Water heater is too small…

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    • #274908
      Charles Patrick Bodner

      I recently moved into an old beach cottage and found that the water heater is inadequate. It fits under the bathroom vanity and appears to be only 20 gallons. The house inspector said he’d never seen anything so small before, it must be a boat water heater. It’s electric and runs on 120 amps.

      I don’t have enough hot water to take a shower and wash the dishes (no dishwasher, obviously) on the same day, but there’s no place to put a full-sized water heater except in a closet about 20 feet from the bathroom, and laying all new pipes to there will be expensive.

      Are there any water heaters on the market that are small enough to fit under a vanity? I’ve heard about the tankless ones but don’t you need a separate one for every faucet (i.e. sink and shower?)How could I use one for the shower if there’s no room to put it nearby? The walls are too thin. Can one be installed under the sink on the other side of the room and pipes run under the floor to the shower? I could keep the present water heater just for the kitchen and bathroom sinks.

      And if I wanted to install a dishwasher at a later date could a tankless heater be added for that under the kitchen sink? Would it be expensive to run?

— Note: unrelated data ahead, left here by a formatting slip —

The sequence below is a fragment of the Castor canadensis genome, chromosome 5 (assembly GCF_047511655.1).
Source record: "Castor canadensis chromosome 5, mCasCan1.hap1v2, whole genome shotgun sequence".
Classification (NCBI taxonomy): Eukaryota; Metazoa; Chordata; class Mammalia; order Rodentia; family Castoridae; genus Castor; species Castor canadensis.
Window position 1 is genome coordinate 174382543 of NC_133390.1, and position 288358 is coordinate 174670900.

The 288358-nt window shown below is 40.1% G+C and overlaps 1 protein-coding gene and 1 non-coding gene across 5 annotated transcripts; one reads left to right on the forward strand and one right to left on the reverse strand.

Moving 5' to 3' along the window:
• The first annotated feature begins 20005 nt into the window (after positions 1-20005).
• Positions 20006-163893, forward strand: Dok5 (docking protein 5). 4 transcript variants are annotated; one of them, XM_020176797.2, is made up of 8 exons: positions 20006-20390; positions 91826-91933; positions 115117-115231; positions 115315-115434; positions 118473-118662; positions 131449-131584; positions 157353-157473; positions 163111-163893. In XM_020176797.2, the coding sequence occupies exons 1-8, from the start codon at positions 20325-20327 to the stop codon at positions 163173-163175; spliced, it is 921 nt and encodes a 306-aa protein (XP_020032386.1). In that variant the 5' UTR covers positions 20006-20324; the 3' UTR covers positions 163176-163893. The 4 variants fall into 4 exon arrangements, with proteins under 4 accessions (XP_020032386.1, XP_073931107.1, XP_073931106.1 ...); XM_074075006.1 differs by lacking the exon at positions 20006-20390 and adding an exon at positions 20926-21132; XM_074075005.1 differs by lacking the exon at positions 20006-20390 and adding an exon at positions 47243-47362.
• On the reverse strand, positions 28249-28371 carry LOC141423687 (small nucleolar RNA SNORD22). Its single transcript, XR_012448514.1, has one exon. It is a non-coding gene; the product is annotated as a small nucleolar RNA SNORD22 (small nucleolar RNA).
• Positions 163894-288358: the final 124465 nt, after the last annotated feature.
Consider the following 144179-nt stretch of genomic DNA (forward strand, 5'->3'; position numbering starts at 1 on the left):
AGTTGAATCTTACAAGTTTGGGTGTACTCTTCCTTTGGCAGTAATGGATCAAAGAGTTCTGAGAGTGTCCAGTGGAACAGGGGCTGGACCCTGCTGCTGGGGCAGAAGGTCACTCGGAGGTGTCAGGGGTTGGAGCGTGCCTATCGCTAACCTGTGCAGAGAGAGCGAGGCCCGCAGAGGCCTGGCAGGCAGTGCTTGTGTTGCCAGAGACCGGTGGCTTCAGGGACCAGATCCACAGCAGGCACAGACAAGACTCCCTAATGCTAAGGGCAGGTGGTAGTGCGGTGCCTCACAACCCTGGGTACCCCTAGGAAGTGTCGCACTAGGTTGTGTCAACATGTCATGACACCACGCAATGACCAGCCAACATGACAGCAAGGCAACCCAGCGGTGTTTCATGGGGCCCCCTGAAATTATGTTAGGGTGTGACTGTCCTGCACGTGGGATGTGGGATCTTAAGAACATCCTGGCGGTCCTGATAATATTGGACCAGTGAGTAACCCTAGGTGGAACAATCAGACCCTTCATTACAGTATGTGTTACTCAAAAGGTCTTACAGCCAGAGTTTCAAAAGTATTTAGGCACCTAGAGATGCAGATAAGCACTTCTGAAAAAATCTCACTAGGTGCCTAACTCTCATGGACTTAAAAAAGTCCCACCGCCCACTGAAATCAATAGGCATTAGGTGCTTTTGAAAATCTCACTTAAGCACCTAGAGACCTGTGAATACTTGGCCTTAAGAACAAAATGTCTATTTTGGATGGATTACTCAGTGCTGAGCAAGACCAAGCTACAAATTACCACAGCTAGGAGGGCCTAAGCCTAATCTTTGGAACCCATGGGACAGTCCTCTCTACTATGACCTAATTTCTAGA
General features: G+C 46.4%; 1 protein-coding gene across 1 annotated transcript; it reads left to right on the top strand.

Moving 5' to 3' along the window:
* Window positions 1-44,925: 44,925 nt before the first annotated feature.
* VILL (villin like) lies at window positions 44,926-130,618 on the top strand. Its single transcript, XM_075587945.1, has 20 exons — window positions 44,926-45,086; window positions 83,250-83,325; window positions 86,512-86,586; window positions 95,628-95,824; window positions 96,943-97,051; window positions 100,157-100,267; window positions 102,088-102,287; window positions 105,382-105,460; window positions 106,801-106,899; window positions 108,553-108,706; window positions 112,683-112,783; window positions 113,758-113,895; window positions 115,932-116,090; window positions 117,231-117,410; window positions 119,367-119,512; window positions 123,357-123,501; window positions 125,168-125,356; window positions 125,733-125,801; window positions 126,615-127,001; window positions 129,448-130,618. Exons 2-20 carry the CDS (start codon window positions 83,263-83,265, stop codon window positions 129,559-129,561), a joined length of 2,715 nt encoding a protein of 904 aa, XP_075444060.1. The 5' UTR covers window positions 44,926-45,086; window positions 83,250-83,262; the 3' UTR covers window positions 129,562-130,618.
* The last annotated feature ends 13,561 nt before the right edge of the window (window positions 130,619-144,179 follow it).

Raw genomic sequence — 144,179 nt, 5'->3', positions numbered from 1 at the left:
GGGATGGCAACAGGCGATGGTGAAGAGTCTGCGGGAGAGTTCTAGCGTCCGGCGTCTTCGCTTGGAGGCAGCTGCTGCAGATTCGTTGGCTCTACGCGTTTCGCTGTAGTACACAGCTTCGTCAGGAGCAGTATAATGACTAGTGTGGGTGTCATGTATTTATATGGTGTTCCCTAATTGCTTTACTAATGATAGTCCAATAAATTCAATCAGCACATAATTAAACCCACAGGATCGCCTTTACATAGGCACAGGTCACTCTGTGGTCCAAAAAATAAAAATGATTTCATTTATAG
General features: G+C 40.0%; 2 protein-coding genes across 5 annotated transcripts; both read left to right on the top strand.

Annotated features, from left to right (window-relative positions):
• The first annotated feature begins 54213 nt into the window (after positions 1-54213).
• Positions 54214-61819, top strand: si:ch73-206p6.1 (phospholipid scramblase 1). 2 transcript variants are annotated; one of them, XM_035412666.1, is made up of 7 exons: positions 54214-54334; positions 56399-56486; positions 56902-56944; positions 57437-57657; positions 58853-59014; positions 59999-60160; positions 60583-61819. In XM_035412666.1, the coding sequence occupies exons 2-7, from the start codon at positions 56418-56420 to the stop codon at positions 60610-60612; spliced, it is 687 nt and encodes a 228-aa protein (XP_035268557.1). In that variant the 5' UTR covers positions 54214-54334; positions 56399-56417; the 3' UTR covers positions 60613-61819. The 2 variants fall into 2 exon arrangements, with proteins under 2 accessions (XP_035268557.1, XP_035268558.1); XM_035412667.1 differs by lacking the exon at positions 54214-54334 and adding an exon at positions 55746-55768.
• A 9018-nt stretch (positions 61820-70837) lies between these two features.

Thanks.

    • #290722
      Guest
      Participant

      Electric water heaters can be mounted high on a wall or under a cabinet.

      Electric instant water heaters do save money by not losing heat as does a 40-gallon vessel sitting all day throwing heat away.

      Unless the electricity is produced by a dam or atomic energy, the electricity is produced by burning a fuel. the line losses transmitting the electricity are high; so most electric rates are 3 times the cost of providing the heating by burning fuels in the home. Cutting the electric bill in half by making the electric usage more efficient still makes electricity more expensive.

      The typical family bill for gas or oil hot water is $250 per year. The typical electric bill for the same hot water use is $800 per year. Cutting the electric bill in half still makes it $150 per year more expensive – and the cost of installation of the point-of-use electric heater is very high.
      http://www.korient.com/16Elecwat/Elecwat.htm
      http://www.termotronic.com/termoi/
      http://www.plumbingproducts.com/eemaxso.html

    • #290723
      SylvanLMP
      Participant

      Harold in a medical unit I installed a 440 V instantaneous electric heater.

      Of course this person could always go for a 220 commerical unit BUT the flow rate would be much slower (GPH) demand unless they have enough storage.

      About the size of the electirc heater bein so small I did a 6 story one family brownstone with a 4 gallon 110 V heater under the vanity.

      The origional plumber on the job failed to bring the return circulation line to the top floor thus this family had to wait a full 22 seconds for hot water to reach them.

      What I did was install a 4 gallon H/W point of use heater hooked up to the hot water line by the time this electric heater did run out of hot water the main hot water was already in this tank so there were no loss of time.

      Hey for the right price almost anything can be accomplished.

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